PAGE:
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Kansas City Council Earmarks $458,000 In Marijuana Tax Revenue To Fund Local Violence Prevention



Kansas City, Missouri officials have green-lighted using proceeds from a 3 percent municipal tax on marijuana to fund a violence prevention program in the city.

The City Council on Thursday approved a proposal to put $458,000 in proceeds from the local cannabis tax, which voters approved in April, toward the city’s Aim4Peace initiative, which works with local communities and survivors of violent crime.

All told, the city estimates it should make roughly $3 million each year from legal sales after the tax takes effect next month.

Some cannabis consumers told local CBS affiliate KCTV that they’re happy with the use of funds.

“That’s awesome. I like that,” said Adriane Cristoff. “Something to help the people that don’t have anyone speaking up for them, or a voice.”

“I think it’s a good thing because it keeps the area clean and it’s a better place to live,” James Smith told the station.

Mayor Quinton Lucas (D) celebrated the move, saying in a post on X, “Whether you voted, consume responsibly, both, or neither, thank you for supporting violence prevention in Kansas City!”

He also added the hashtag “#PotForPeace.”

Rashid Junaid, a violence prevention manager at Aim4Peace, told KCTV that one of the program’s newly added teams will focus on the Hispanic community.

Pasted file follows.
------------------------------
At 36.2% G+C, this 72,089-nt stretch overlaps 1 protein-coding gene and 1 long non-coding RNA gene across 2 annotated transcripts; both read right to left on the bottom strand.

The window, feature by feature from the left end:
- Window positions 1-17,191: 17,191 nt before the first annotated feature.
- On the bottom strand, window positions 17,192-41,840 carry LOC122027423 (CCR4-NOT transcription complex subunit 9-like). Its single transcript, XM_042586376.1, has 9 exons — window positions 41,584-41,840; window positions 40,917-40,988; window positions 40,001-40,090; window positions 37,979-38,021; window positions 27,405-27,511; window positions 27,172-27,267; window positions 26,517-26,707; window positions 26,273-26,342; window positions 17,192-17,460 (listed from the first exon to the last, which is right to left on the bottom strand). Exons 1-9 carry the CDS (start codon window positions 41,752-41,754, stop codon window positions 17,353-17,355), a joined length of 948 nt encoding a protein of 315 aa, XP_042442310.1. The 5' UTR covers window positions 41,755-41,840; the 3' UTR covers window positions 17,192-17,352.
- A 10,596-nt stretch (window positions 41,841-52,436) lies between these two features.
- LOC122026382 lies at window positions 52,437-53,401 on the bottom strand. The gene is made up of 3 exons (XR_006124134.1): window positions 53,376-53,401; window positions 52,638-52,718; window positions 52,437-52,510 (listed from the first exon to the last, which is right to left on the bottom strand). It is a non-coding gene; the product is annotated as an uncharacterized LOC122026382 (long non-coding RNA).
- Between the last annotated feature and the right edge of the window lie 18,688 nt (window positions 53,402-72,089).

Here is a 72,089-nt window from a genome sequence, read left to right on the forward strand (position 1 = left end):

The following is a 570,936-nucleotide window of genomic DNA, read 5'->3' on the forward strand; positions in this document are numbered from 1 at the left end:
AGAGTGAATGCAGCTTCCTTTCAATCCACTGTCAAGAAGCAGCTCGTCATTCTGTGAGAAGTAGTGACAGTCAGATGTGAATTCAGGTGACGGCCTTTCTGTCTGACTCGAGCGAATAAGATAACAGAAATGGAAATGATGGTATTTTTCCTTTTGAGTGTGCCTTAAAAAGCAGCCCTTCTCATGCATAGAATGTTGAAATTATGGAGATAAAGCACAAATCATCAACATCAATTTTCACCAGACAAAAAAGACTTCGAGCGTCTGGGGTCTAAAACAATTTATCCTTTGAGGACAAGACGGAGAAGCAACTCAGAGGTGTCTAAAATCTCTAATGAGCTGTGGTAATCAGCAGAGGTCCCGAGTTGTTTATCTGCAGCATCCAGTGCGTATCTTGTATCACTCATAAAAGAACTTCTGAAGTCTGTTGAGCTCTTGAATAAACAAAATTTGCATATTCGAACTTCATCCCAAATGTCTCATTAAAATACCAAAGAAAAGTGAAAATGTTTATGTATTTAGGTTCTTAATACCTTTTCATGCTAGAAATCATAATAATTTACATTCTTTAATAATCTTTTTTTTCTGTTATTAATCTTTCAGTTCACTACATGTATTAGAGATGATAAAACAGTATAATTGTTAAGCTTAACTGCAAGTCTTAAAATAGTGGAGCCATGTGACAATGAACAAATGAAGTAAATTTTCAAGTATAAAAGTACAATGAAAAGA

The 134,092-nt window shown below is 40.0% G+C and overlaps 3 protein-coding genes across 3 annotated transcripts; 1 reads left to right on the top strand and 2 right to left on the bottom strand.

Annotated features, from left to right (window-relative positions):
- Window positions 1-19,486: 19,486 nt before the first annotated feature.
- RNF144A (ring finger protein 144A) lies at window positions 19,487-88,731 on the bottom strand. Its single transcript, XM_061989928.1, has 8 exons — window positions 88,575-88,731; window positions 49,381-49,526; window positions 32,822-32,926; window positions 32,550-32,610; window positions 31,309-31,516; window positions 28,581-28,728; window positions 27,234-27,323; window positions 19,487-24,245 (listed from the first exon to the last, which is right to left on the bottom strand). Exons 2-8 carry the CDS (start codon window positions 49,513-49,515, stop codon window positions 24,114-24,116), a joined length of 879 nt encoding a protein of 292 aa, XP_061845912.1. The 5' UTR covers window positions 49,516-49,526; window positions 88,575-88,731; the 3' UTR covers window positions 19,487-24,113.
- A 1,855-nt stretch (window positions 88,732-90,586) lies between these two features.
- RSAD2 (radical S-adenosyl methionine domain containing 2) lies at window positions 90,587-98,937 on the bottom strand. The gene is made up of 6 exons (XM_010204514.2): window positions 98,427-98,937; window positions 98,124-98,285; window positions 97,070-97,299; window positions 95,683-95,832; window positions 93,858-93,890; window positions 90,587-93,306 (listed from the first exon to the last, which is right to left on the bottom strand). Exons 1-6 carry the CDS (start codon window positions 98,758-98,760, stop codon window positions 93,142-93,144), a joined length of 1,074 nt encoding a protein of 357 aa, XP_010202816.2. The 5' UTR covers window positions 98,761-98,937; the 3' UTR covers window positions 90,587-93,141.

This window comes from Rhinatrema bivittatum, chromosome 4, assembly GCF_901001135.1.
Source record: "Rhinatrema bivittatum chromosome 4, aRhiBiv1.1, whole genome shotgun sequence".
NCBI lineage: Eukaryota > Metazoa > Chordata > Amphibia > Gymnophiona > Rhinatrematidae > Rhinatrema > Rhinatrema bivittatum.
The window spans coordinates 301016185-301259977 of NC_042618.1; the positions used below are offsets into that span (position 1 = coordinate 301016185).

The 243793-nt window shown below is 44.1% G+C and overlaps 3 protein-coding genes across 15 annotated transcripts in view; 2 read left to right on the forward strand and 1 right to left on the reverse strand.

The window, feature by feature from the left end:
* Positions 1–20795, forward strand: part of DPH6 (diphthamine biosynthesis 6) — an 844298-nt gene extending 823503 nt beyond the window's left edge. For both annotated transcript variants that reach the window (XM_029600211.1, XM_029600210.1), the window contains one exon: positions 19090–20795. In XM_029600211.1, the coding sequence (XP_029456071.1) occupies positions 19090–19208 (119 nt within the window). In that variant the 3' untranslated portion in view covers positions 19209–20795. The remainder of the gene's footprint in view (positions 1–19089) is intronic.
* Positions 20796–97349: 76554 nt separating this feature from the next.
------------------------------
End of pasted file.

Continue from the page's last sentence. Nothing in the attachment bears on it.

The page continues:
Missouri legalized cannabis through a voter initiative in November 2022. Legal stores launched in the state earlier this year and, as of May, had already sold $350 million in products.

Kansas City leaders had previously removed all local criminal penalties for marijuana possession in July 2020, and, in 2021, passed a measure prohibiting pre-employment cannabis tests for most city government employees.

There have been some hiccups in the state’s legal cannabis industry, however. Last month state marijuana regulators adopted new testing rules to combat so-called laboratory shopping, in which cannabis producers seek to obtain higher THC potency scores from testing labs than what their products actually contain.

Regulators have also recalled 62,000 marijuana products that contained THC distillate from the company Delta Extraction. The company allegedly produced the distillate overwhelmingly from hemp-derived cannabinoids grown outside the state. A judge last month denied an effort to stop the product recall.

In July, a state official pledged to push for a demographics survey of cannabis business owners amid criticism that Black people are largely being left out of the burgeoning industry.

A statewide change last month allowed Missouri foster parents to keep and grow marijuana at home, though smoking and vaping are still prohibited indoors.

Meanwhile in the state, the Kansas City Royals baseball team recently became the second organization in Major League Baseball to partner with a CBD company, joining forces with Pure Spectrum CBD in June. Months earlier, the Chicago Cubs teamed up with a CBD beverage brand.

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Ben Adlin, a senior editor at Marijuana Moment, has been covering cannabis and other drug policy issues professionally since 2011. He was previously a senior news editor at Leafly, an associate editor at the Los Angeles Daily Journal and a Coro Fellow in Public Affairs. He lives in Washington State.


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